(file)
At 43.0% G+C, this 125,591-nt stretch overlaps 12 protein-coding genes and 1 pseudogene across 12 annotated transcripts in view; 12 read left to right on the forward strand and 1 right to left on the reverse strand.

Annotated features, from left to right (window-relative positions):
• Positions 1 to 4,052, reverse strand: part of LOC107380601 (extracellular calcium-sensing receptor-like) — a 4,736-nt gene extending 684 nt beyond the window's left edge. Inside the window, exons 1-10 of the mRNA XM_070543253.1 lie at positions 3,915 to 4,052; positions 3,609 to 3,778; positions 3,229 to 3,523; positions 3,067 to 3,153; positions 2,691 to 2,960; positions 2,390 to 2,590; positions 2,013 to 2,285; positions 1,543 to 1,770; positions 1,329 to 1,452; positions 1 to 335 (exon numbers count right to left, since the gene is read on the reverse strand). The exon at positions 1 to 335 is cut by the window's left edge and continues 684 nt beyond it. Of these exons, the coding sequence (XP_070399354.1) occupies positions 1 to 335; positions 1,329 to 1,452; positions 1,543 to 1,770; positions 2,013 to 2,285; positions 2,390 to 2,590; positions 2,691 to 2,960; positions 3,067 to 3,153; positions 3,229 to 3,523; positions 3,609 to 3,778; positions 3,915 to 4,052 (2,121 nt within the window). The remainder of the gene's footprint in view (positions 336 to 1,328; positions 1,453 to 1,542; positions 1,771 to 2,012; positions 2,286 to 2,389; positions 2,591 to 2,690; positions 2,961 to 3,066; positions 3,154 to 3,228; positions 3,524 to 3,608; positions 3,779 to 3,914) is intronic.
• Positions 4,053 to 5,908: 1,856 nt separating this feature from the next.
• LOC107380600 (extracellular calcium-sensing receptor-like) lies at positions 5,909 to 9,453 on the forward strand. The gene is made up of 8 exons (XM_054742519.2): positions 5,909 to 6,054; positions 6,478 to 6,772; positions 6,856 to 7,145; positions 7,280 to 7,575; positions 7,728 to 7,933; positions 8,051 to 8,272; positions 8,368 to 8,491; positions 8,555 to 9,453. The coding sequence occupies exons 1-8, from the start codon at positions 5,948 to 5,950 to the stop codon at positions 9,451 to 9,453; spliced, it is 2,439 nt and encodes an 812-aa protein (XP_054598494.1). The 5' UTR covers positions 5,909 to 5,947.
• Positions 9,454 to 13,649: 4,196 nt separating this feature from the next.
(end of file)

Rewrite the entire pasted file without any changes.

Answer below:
At 43.0% G+C, this 125,591-nt stretch overlaps 12 protein-coding genes and 1 pseudogene across 12 annotated transcripts in view; 12 read left to right on the forward strand and 1 right to left on the reverse strand.

Annotated features, from left to right (window-relative positions):
• Positions 1 to 4,052, reverse strand: part of LOC107380601 (extracellular calcium-sensing receptor-like) — a 4,736-nt gene extending 684 nt beyond the window's left edge. Inside the window, exons 1-10 of the mRNA XM_070543253.1 lie at positions 3,915 to 4,052; positions 3,609 to 3,778; positions 3,229 to 3,523; positions 3,067 to 3,153; positions 2,691 to 2,960; positions 2,390 to 2,590; positions 2,013 to 2,285; positions 1,543 to 1,770; positions 1,329 to 1,452; positions 1 to 335 (exon numbers count right to left, since the gene is read on the reverse strand). The exon at positions 1 to 335 is cut by the window's left edge and continues 684 nt beyond it. Of these exons, the coding sequence (XP_070399354.1) occupies positions 1 to 335; positions 1,329 to 1,452; positions 1,543 to 1,770; positions 2,013 to 2,285; positions 2,390 to 2,590; positions 2,691 to 2,960; positions 3,067 to 3,153; positions 3,229 to 3,523; positions 3,609 to 3,778; positions 3,915 to 4,052 (2,121 nt within the window). The remainder of the gene's footprint in view (positions 336 to 1,328; positions 1,453 to 1,542; positions 1,771 to 2,012; positions 2,286 to 2,389; positions 2,591 to 2,690; positions 2,961 to 3,066; positions 3,154 to 3,228; positions 3,524 to 3,608; positions 3,779 to 3,914) is intronic.
• Positions 4,053 to 5,908: 1,856 nt separating this feature from the next.
• LOC107380600 (extracellular calcium-sensing receptor-like) lies at positions 5,909 to 9,453 on the forward strand. The gene is made up of 8 exons (XM_054742519.2): positions 5,909 to 6,054; positions 6,478 to 6,772; positions 6,856 to 7,145; positions 7,280 to 7,575; positions 7,728 to 7,933; positions 8,051 to 8,272; positions 8,368 to 8,491; positions 8,555 to 9,453. The coding sequence occupies exons 1-8, from the start codon at positions 5,948 to 5,950 to the stop codon at positions 9,451 to 9,453; spliced, it is 2,439 nt and encodes an 812-aa protein (XP_054598494.1). The 5' UTR covers positions 5,909 to 5,947.
• Positions 9,454 to 13,649: 4,196 nt separating this feature from the next.